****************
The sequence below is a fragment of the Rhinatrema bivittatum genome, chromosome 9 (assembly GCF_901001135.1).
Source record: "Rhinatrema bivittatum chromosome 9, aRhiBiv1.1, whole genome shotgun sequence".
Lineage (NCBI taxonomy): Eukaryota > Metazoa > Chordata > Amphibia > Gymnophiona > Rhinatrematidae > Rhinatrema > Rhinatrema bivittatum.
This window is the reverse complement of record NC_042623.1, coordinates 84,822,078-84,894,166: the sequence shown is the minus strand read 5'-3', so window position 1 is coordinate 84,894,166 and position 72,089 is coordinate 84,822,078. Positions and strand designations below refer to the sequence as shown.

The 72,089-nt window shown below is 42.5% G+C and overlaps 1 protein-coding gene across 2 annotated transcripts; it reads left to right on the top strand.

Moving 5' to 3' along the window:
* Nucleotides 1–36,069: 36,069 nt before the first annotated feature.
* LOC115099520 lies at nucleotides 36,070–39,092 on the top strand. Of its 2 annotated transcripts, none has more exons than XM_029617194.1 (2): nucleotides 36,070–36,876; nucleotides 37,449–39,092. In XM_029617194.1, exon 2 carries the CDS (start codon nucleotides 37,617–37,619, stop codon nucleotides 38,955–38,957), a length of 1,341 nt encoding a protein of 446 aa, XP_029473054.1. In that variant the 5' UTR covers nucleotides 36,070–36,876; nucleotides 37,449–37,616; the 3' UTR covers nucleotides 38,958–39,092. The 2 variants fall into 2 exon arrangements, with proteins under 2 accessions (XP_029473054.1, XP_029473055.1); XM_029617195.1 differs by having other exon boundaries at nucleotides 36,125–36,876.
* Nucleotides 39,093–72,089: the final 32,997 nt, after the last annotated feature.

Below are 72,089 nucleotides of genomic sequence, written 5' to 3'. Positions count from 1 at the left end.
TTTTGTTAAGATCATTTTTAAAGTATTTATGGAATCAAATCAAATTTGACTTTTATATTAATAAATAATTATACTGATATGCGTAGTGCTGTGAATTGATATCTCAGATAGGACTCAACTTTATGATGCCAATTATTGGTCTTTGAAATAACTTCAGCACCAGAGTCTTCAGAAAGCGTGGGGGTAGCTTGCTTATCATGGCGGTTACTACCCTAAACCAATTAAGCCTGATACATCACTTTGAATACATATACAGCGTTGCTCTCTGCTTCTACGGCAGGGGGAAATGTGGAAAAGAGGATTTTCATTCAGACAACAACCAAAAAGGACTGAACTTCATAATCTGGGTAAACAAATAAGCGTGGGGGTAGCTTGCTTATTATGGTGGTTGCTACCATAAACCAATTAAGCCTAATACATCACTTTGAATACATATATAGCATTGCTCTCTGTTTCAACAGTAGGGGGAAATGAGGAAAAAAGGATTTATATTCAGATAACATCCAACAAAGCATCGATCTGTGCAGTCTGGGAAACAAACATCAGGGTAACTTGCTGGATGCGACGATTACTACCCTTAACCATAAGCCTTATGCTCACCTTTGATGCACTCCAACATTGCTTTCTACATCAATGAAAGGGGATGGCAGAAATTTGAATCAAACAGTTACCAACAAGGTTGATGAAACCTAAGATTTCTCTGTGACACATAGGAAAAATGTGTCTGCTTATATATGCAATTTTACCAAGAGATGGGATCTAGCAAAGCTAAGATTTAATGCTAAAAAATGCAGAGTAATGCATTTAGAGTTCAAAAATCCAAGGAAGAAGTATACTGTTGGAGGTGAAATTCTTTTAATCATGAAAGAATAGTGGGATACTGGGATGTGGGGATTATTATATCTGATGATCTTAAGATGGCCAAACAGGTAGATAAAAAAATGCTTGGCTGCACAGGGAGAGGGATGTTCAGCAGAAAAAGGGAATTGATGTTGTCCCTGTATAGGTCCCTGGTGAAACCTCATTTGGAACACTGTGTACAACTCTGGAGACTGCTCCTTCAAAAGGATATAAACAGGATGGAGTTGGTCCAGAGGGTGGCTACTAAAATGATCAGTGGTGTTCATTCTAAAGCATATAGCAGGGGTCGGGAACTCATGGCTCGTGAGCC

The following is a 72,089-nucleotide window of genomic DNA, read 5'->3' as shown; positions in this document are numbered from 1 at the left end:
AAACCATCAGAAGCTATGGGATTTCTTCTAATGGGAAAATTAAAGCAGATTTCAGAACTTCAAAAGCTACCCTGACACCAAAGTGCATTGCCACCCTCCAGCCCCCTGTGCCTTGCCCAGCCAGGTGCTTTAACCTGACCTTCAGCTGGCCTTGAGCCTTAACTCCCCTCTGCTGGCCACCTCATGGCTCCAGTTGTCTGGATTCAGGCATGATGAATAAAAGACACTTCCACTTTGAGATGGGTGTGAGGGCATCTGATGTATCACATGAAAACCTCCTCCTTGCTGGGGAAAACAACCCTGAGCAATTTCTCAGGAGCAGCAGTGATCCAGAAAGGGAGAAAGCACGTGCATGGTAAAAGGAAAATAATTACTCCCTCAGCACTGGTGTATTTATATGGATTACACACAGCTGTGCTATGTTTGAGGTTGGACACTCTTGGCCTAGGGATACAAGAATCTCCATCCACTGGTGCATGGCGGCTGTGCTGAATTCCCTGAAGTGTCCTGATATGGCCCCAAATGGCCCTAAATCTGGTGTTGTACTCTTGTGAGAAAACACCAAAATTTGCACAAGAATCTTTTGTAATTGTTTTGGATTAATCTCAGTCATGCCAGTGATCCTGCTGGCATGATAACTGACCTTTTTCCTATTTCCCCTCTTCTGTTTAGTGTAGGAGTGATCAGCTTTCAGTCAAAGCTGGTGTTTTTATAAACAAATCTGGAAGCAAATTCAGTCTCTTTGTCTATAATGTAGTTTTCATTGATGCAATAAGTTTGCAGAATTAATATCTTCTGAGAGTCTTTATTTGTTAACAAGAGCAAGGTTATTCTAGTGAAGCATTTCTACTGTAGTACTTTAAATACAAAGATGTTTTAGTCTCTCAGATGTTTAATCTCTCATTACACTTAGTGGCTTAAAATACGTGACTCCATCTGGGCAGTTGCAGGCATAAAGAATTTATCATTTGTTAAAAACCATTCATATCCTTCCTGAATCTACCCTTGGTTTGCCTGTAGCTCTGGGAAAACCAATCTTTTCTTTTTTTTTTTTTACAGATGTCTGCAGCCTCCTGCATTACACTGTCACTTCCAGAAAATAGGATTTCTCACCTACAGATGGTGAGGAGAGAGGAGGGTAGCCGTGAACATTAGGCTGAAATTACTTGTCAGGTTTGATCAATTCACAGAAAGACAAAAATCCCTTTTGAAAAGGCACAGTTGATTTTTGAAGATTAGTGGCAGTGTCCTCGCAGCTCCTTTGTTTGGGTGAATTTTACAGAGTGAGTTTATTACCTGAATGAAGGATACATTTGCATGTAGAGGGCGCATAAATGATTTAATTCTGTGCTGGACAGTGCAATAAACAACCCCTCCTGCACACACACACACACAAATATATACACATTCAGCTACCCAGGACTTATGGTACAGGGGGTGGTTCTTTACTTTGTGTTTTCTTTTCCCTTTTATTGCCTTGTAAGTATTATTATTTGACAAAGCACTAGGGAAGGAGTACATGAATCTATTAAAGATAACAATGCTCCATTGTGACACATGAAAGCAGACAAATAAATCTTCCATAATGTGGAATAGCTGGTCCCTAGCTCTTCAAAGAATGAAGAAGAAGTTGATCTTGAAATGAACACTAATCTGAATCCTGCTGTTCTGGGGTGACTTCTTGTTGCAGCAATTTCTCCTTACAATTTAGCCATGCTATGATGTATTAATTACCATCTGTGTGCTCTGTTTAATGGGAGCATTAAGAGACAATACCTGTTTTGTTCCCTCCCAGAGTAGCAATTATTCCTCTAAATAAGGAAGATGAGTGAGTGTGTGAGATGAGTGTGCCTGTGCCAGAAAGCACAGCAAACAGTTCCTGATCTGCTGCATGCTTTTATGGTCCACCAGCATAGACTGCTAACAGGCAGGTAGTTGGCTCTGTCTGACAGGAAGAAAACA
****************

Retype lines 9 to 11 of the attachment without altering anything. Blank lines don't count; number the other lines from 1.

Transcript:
* Nucleotides 39,093–72,089: the final 32,997 nt, after the last annotated feature.

Below are 72,089 nucleotides of genomic sequence, written 5' to 3'. Positions count from 1 at the left end.
TTTTGTTAAGATCATTTTTAAAGTATTTATGGAATCAAATCAAATTTGACTTTTATATTAATAAATAATTATACTGATATGCGTAGTGCTGTGAATTGATATCTCAGATAGGACTCAACTTTATGATGCCAATTATTGGTCTTTGAAATAACTTCAGCACCAGAGTCTTCAGAAAGCGTGGGGGTAGCTTGCTTATCATGGCGGTTACTACCCTAAACCAATTAAGCCTGATACATCACTTTGAATACATATACAGCGTTGCTCTCTGCTTCTACGGCAGGGGGAAATGTGGAAAAGAGGATTTTCATTCAGACAACAACCAAAAAGGACTGAACTTCATAATCTGGGTAAACAAATAAGCGTGGGGGTAGCTTGCTTATTATGGTGGTTGCTACCATAAACCAATTAAGCCTAATACATCACTTTGAATACATATATAGCATTGCTCTCTGTTTCAACAGTAGGGGGAAATGAGGAAAAAAGGATTTATATTCAGATAACATCCAACAAAGCATCGATCTGTGCAGTCTGGGAAACAAACATCAGGGTAACTTGCTGGATGCGACGATTACTACCCTTAACCATAAGCCTTATGCTCACCTTTGATGCACTCCAACATTGCTTTCTACATCAATGAAAGGGGATGGCAGAAATTTGAATCAAACAGTTACCAACAAGGTTGATGAAACCTAAGATTTCTCTGTGACACATAGGAAAAATGTGTCTGCTTATATATGCAATTTTACCAAGAGATGGGATCTAGCAAAGCTAAGATTTAATGCTAAAAAATGCAGAGTAATGCATTTAGAGTTCAAAAATCCAAGGAAGAAGTATACTGTTGGAGGTGAAATTCTTTTAATCATGAAAGAATAGTGGGATACTGGGATGTGGGGATTATTATATCTGATGATCTTAAGATGGCCAAACAGGTAGATAAAAAAATGCTTGGCTGCACAGGGAGAGGGATGTTCAGCAGAAAAAGGGAATTGATGTTGTCCCTGTATAGGTCCCTGGTGAAACCTCATTTGGAACACTGTGTACAACTCTGGAGACTGCTCCTTCAAAAGGATATAAACAGGATGGAGTTGGTCCAGAGGGTGGCTACTAAAATGATCAGTGGTGTTCATTCTAAAGCATATAGCAGGGGTCGGGAACTCATGGCTCGTGAGCC